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In the early 19th century, taking a life was as easy as taking offense. Just ask Commodore Stephen Decatur. 193 years ago today he was killed in a duel leaving (as some claim) his spirit to wander and perhaps seek retribution from the parties that coldly arranged his death.
Decatur was born in 1779 and had a mostly praise-worthy navy career, earning “the heart of a nation” and the malice of a few whose careers he stepped over to achieve his own greatness. One of these was Commodore James Barron.
Barron and Decatur had gotten off on the wrong foot in 1806 when the former made a less-than-praiseworthy remark about Decatur’s love life. But things got really unpleasant a year later when Barron was court martialed for unpreparedness in battle and Decatur was called upon to serve as one of the judges. Decatur voted against Barron, of course. Barron was given the “draconian” punishment of five years suspension without pay while Decatur was given control of Barron’s old ship.
During the War 1812, with his suspension over, Barron asked the Navy repeatedly to accept him back into active service but his requests were denied. He was forced to remain in Denmark, where he was stranded without funds to return to America.
Decatur, ignorant of Barron’s reasons for staying in Denmark, referred to him in public as cowardly for staying away from the war. These remarks were heard by Captain Jesse D. Elliot and relayed to Barron, who was finally able to return to America in 1819. This started a chain of correspondence between Decatur and Barron that would eventually lead to a duel between them.
It might not have gotten that far had two outside parties not been very interested in the demise of Stephen Decatur. One was Captain Elliot, who first entered the Decatur-Barron conflict in 1807, when he testified in defense of Barron during his court martial. But Elliot’s determination that Decatur should die actually had little to do with Barron, but rather with his own long-standing feud with Master Commandant Oliver H. Perry over Elliot’s conduct at the Battle of Lake Erie during the War of 1812.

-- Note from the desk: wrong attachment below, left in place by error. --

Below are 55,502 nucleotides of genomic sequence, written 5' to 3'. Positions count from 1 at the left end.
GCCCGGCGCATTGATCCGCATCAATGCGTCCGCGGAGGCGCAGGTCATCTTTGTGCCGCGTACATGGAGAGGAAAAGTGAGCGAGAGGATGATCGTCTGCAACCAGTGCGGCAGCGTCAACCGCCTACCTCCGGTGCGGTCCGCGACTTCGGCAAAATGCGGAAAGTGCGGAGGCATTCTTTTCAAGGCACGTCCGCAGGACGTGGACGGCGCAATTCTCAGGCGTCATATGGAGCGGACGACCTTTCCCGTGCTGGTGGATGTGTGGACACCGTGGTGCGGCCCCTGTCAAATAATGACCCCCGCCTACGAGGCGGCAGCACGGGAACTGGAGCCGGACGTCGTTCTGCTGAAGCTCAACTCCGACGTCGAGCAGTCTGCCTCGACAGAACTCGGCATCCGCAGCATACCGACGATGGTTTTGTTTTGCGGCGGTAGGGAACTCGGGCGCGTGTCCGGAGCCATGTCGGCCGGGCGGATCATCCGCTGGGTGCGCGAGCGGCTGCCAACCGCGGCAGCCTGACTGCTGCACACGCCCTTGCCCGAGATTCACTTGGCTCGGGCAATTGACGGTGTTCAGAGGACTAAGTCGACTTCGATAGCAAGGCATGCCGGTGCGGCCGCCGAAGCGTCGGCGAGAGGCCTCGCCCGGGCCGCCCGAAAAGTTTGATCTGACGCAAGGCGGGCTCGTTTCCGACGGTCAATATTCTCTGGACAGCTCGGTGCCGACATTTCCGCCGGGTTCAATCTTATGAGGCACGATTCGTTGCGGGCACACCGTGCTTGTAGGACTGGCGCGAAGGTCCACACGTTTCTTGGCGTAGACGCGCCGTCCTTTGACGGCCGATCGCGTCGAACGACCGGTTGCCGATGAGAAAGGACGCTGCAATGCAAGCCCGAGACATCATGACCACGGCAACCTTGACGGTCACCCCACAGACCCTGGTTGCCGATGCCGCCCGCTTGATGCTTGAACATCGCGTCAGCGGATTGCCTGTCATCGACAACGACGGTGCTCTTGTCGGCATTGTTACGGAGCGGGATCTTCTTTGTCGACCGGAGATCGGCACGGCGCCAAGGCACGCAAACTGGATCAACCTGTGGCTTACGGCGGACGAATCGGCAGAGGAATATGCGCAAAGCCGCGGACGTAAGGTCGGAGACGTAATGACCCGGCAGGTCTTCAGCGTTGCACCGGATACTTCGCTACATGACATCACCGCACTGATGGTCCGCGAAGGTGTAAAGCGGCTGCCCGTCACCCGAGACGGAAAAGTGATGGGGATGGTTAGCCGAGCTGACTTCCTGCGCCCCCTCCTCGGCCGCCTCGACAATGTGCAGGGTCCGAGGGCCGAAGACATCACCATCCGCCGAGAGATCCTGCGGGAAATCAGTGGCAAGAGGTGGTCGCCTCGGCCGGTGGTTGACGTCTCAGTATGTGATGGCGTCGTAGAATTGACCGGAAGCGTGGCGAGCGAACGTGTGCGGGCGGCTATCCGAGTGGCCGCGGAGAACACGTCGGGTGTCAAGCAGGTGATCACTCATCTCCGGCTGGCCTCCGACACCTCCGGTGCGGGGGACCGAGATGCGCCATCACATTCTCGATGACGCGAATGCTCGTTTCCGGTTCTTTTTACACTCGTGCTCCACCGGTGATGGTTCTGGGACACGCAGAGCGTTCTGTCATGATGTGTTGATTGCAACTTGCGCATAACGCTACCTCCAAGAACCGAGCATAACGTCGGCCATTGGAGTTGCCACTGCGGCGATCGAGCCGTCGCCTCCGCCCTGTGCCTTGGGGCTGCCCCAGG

The story of that war between honorable men is just as long and ridiculous as this one, so here’s what you need to know: Elliot was convinced that Decatur had documents from Perry that implicated Elliot in purposeful negligence during the War. Since Perry died of yellow fever in 1819, Elliot turned his hate towards Decatur and attempted to use Barron as a tool to carry out his own revenge. He did everything he could to inspire to the two to duel, which they agreed to do in March 1820, and Elliot was named Barron’s “second.”
The other person on the outside of the Decatur-Barron conflict that worked toward a fatal ending was Commodore William Bainbridge. This commodore was a friend of Decatur’s until the latter worked against him to receive a valuable posting in the Second Barbary War (1815). Bainbridge was furious and considered Decatur his enemy for many years. But then, in a complete and total coincidence (?!), Bainbridge reconciled with Decatur shortly before the Decatur-Barron duel. When Decatur was in need of a second, his first choices being ideologically opposed to dueling, guess who stepped forward to help out? Yeah – Bainbridge.